Last weekend, the team from Technical University (TU) Eindhoven that designed and built the Stella Lux spend a week showcasing the solar electric car in Shanghai. Good opportunity to have a close look at this family electric car that won the Cruiser Class of the World Solar Challenge!
The Stella Lux EV has been built by a team of 23 students. They’ve worked on this project full-time for a period of 9 months. The team didn’t completely start from scratch as the Stella Lux is the successor of the Stella PV-powered car, which also won the World Solar Challenge (2013).
To start, let’s have a look at the technical specs of the Stella Lux:
Stella Lux specifications
|Range sunny day in The Netherlands (NEDC)||1000||(km)|
|Range sunny day in Australië (NEDC)||1100||(km)|
|Range at night||about 650||(km)|
|Number of solar cells||381|
|Solar cell surface||5,8||m2|
|Number of battery cells||1224|
To keep the weight to a minimum, the electric car is mostly built with carbon fiber and aluminum. Stella Lux has a total weight of only 380 kilos. The interesting fact is that, despite the lightweight, they’ve included lots of small details in the car, such as cupholders and mid-console parts, that were 3D printed.
The solar array consists of 381 individual solar cells, with a total power of 1.5kw. The cells were supplied by Sunpower. Standard back contact mono cells, with a ‘special high-efficiency pick’. No fancy GaAs or multi-junction solar cells were used, as to make this car run with mainstream solar cell technology. Obviously to keep the weight down a standard glass encapsulated module wouldn’t do. The lightweight encapsulation was done by Gochermann Solar Technology.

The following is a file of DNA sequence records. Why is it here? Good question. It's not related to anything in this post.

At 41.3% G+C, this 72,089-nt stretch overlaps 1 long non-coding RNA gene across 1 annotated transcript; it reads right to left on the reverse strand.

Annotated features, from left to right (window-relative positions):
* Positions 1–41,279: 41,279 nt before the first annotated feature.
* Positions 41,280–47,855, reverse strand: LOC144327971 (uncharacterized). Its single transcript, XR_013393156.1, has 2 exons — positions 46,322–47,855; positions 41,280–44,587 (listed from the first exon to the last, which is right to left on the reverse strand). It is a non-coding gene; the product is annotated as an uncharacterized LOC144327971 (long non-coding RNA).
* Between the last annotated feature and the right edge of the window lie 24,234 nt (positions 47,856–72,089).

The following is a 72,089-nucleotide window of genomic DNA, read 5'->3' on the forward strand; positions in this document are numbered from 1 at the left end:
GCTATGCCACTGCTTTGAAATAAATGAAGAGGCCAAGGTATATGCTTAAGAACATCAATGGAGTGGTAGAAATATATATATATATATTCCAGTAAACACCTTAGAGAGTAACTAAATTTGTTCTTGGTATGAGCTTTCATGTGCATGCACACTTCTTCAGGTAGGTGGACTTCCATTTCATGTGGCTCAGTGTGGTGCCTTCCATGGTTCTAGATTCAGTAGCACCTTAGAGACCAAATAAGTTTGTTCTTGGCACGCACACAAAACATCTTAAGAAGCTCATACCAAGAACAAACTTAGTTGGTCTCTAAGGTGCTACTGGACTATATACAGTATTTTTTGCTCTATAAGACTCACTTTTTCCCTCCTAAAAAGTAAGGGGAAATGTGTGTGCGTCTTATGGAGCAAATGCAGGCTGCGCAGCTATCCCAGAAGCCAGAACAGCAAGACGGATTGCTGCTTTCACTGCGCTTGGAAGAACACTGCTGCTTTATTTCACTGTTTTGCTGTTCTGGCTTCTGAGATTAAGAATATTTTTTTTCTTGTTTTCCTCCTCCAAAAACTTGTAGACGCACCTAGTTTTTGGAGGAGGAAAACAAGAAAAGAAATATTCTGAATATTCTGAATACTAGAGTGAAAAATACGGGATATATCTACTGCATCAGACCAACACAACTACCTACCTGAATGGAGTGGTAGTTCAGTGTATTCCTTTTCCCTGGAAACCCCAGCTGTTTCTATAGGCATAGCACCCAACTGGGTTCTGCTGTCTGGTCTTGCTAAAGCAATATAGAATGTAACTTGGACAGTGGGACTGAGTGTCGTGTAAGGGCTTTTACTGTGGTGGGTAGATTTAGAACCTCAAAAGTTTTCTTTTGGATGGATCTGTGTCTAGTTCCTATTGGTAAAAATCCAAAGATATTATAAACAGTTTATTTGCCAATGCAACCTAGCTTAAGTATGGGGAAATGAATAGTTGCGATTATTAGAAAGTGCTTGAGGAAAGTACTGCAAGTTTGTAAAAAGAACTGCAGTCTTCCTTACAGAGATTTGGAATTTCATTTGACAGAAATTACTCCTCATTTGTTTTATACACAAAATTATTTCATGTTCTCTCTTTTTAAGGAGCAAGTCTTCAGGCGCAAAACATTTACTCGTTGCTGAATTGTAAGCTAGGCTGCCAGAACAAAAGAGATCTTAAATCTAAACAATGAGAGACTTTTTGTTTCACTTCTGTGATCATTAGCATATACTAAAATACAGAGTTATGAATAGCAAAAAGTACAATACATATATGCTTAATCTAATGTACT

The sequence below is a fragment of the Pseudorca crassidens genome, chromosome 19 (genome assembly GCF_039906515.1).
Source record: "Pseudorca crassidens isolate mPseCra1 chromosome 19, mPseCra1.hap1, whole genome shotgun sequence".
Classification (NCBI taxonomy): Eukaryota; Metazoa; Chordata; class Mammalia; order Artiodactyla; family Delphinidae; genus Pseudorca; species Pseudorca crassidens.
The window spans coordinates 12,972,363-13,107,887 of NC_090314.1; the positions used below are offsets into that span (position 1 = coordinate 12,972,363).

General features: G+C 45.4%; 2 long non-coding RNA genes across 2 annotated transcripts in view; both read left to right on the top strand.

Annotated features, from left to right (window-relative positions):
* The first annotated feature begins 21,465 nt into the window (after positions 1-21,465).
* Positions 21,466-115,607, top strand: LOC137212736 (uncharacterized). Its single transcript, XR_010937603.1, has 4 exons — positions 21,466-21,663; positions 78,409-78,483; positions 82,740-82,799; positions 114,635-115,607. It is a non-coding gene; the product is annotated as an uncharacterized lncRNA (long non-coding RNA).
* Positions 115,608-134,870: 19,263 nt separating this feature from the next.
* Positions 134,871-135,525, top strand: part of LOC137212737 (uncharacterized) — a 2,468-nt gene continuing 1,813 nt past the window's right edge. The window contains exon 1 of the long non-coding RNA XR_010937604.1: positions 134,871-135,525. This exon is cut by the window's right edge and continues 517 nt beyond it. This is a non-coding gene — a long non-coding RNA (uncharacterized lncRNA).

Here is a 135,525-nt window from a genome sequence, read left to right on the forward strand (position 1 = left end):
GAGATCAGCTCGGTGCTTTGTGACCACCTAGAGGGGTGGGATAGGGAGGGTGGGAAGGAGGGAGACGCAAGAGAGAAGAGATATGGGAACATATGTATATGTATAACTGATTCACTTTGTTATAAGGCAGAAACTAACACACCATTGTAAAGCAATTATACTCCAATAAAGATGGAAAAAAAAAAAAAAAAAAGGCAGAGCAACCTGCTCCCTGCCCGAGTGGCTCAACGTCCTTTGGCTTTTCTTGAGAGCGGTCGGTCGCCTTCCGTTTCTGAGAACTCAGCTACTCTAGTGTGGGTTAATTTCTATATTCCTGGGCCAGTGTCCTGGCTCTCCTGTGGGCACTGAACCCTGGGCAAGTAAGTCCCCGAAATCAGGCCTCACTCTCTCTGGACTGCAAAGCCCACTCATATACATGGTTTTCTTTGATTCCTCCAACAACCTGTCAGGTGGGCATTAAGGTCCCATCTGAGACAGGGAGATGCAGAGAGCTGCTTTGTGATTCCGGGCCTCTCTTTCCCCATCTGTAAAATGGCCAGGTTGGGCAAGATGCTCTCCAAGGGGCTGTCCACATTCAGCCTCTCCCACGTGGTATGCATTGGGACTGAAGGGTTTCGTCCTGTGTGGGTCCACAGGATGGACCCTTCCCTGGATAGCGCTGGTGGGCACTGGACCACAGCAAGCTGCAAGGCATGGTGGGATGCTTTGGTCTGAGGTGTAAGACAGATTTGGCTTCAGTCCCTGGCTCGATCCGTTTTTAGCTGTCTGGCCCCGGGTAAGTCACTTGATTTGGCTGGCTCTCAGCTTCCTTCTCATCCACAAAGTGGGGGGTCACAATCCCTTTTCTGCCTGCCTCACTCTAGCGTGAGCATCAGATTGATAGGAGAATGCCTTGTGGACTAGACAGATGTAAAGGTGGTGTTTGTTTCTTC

As you can see there are different inclinations on the car’s roof. Therefore the solar array was divided into 3 different circuits.
Stella Lux holds a 15.2-kilowatt-hour Lithium-Ion battery pack and runs at approx. 150V. No risks were taken here with Panasonic as the supplier. On a sunny day and on a full charge, the EV has a range of 1000 km (!), with a maximum speed of 125km/h. The solar array can charge the complete battery pack in about 10 hours. A direct charge from the grid takes about 6.5hrs.
Road-worthy family car
Building a solar-powered car that will go as fast and as far as possible is one thing. Building a solar-powered family car is a whole different concept to start with.
The main challenge for the engineering team from TU Eindhoven was to build a roadworthy family car, that also has the capability to compete in the World Solar Challenge which is very much about speed and range.
The result is an energy-positive family car. Energy positive means the car generally produces more energy than it can use. Taking into account the fact that cars are parked 95% of the time, Stella Lux uses this time to charge the batteries.
And as these results have been tested in The Netherlands (not the sunniest country, trust me on that), the performance is even better in sunny countries such as Australia.
Aerodynamics have been key in the design of the Stella Lux. One of their engineers explained that the aerodynamics have all been calculated. Wind tunnel testing would’ve been nice, however the time frame for building the car was limited: the car has been designed and built in less than 9 months, making it impossible to perform extensive wind tunnel tests.
The car is fully roadworthy in The Netherlands and even comes with Dutch license plates. Also, it has all the ‘luxury’ you would expect from a family car, including storage for purchases.
Meeting all the requirements was a difficult but important mission for the design team, as it would prove that nowadays a car can be fully powered by solar energy.